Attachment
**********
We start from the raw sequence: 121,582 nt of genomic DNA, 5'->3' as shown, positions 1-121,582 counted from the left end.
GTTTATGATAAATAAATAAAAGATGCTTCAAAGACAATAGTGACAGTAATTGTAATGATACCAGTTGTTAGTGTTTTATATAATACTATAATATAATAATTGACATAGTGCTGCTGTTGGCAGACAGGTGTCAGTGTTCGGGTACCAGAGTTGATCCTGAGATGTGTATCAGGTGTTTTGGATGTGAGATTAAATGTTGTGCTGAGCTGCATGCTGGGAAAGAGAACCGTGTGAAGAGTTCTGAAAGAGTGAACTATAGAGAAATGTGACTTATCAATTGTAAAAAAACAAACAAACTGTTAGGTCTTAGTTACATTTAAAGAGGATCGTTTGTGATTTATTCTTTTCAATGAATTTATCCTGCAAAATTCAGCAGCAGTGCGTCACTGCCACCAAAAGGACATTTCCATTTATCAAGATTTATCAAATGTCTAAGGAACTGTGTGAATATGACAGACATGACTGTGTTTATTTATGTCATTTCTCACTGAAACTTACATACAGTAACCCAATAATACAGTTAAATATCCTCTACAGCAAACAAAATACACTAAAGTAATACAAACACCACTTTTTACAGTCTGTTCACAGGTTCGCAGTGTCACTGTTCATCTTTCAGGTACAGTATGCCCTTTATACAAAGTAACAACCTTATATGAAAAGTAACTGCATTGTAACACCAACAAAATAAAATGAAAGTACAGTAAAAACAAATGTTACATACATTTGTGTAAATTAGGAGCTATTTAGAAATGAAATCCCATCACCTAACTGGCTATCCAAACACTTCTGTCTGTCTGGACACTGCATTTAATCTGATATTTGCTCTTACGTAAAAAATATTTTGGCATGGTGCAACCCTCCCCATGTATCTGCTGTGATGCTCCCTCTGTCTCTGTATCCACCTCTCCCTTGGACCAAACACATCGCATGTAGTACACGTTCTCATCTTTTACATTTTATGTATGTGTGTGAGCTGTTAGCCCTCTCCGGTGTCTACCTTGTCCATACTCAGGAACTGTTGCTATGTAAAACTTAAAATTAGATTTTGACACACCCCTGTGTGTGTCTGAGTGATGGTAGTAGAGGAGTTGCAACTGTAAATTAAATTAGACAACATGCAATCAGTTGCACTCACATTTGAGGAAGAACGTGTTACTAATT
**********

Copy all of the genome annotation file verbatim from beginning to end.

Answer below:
We start from the raw sequence: 121,582 nt of genomic DNA, 5'->3' as shown, positions 1-121,582 counted from the left end.
GTTTATGATAAATAAATAAAAGATGCTTCAAAGACAATAGTGACAGTAATTGTAATGATACCAGTTGTTAGTGTTTTATATAATACTATAATATAATAATTGACATAGTGCTGCTGTTGGCAGACAGGTGTCAGTGTTCGGGTACCAGAGTTGATCCTGAGATGTGTATCAGGTGTTTTGGATGTGAGATTAAATGTTGTGCTGAGCTGCATGCTGGGAAAGAGAACCGTGTGAAGAGTTCTGAAAGAGTGAACTATAGAGAAATGTGACTTATCAATTGTAAAAAAACAAACAAACTGTTAGGTCTTAGTTACATTTAAAGAGGATCGTTTGTGATTTATTCTTTTCAATGAATTTATCCTGCAAAATTCAGCAGCAGTGCGTCACTGCCACCAAAAGGACATTTCCATTTATCAAGATTTATCAAATGTCTAAGGAACTGTGTGAATATGACAGACATGACTGTGTTTATTTATGTCATTTCTCACTGAAACTTACATACAGTAACCCAATAATACAGTTAAATATCCTCTACAGCAAACAAAATACACTAAAGTAATACAAACACCACTTTTTACAGTCTGTTCACAGGTTCGCAGTGTCACTGTTCATCTTTCAGGTACAGTATGCCCTTTATACAAAGTAACAACCTTATATGAAAAGTAACTGCATTGTAACACCAACAAAATAAAATGAAAGTACAGTAAAAACAAATGTTACATACATTTGTGTAAATTAGGAGCTATTTAGAAATGAAATCCCATCACCTAACTGGCTATCCAAACACTTCTGTCTGTCTGGACACTGCATTTAATCTGATATTTGCTCTTACGTAAAAAATATTTTGGCATGGTGCAACCCTCCCCATGTATCTGCTGTGATGCTCCCTCTGTCTCTGTATCCACCTCTCCCTTGGACCAAACACATCGCATGTAGTACACGTTCTCATCTTTTACATTTTATGTATGTGTGTGAGCTGTTAGCCCTCTCCGGTGTCTACCTTGTCCATACTCAGGAACTGTTGCTATGTAAAACTTAAAATTAGATTTTGACACACCCCTGTGTGTGTCTGAGTGATGGTAGTAGAGGAGTTGCAACTGTAAATTAAATTAGACAACATGCAATCAGTTGCACTCACATTTGAGGAAGAACGTGTTACTAATT